Daian-ji was founded during the Asuka period and is one of the Seven Great Temples of Nara, Japan. The Nihon Shoki records the founding of the Kudara Dai-ji, predecessor of the Daian-ji, in 639 during the reign of Emperor Jomei. A nine story pagoda was added shortly afterwards. Moved during the reign of Emperor Temmu, excavations have uncovered the foundations of the site of the Daikandai-ji, as it was then known, seven hundred metres to the south of Mount Kagu.
Like the Yakushi-ji, and Gangō-ji, the temple relocated to the new capital of Heijō-kyō in 716/7, and it was rebuilt as the Daian-ji in 729. Its importance declined when the capital moved again to Kyoto at the end of the Nara period. A succession of fires, a typhoon in 1459 and earthquakes in 1585 and 1596 destroyed most of the temple. The stone bases of the former twin pagodas were removed for reuse at Kashihara Jingū in 1889, while the ruins of the other buildings lie in adjacent properties.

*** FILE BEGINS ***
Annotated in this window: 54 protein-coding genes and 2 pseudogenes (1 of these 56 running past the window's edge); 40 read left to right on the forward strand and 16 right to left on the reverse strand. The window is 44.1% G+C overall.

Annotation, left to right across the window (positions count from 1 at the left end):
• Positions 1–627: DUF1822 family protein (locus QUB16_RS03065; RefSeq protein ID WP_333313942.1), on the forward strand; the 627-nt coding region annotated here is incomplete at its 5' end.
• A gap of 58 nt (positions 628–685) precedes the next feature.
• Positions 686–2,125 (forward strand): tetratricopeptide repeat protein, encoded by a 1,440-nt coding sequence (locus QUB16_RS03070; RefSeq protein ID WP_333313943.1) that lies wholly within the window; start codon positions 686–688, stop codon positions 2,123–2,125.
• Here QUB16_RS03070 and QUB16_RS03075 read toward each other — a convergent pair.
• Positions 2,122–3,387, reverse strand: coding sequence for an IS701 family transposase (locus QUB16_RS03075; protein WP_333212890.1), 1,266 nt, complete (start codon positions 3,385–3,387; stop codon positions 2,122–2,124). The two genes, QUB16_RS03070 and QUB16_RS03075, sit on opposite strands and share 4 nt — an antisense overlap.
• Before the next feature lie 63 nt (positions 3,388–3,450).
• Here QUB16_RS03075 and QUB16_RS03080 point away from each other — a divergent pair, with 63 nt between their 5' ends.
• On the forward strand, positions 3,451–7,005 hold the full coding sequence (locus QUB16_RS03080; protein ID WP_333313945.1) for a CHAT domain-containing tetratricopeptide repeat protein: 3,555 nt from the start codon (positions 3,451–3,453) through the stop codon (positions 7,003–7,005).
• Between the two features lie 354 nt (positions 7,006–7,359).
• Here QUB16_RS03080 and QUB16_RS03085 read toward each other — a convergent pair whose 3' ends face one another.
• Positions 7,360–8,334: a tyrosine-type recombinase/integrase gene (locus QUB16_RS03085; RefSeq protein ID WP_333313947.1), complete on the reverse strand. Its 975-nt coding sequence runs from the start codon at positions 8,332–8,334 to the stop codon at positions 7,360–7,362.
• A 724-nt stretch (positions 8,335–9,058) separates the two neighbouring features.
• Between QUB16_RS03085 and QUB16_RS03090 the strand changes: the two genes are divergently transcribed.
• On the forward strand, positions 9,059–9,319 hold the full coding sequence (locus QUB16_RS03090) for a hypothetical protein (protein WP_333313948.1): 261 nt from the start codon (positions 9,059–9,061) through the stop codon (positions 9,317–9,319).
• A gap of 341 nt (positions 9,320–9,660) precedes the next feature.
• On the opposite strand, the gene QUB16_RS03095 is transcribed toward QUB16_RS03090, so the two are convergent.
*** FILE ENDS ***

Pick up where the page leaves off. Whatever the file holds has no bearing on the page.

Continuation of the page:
The temple houses nine statues in a style known as Daianji-yoshiki, but the acclaimed statue of Sakyamuni, said by the twelfth-century Oe no Chikamichi in Shichidaiji Junrei Shiki to have been the finest work in Nara, is now lost. The following Nara period statues have been designated as Important Cultural Properties: a Jūichimen Kannon, Senjū Kannon, Fukūkensaku Kannon, Yōryū Kannon, Shō Kannon, and a set of Four Heavenly Kings. Temple records of the Tenpyō era (747) have also been designated an Important Cultural Property and are now held in Chiba Prefecture.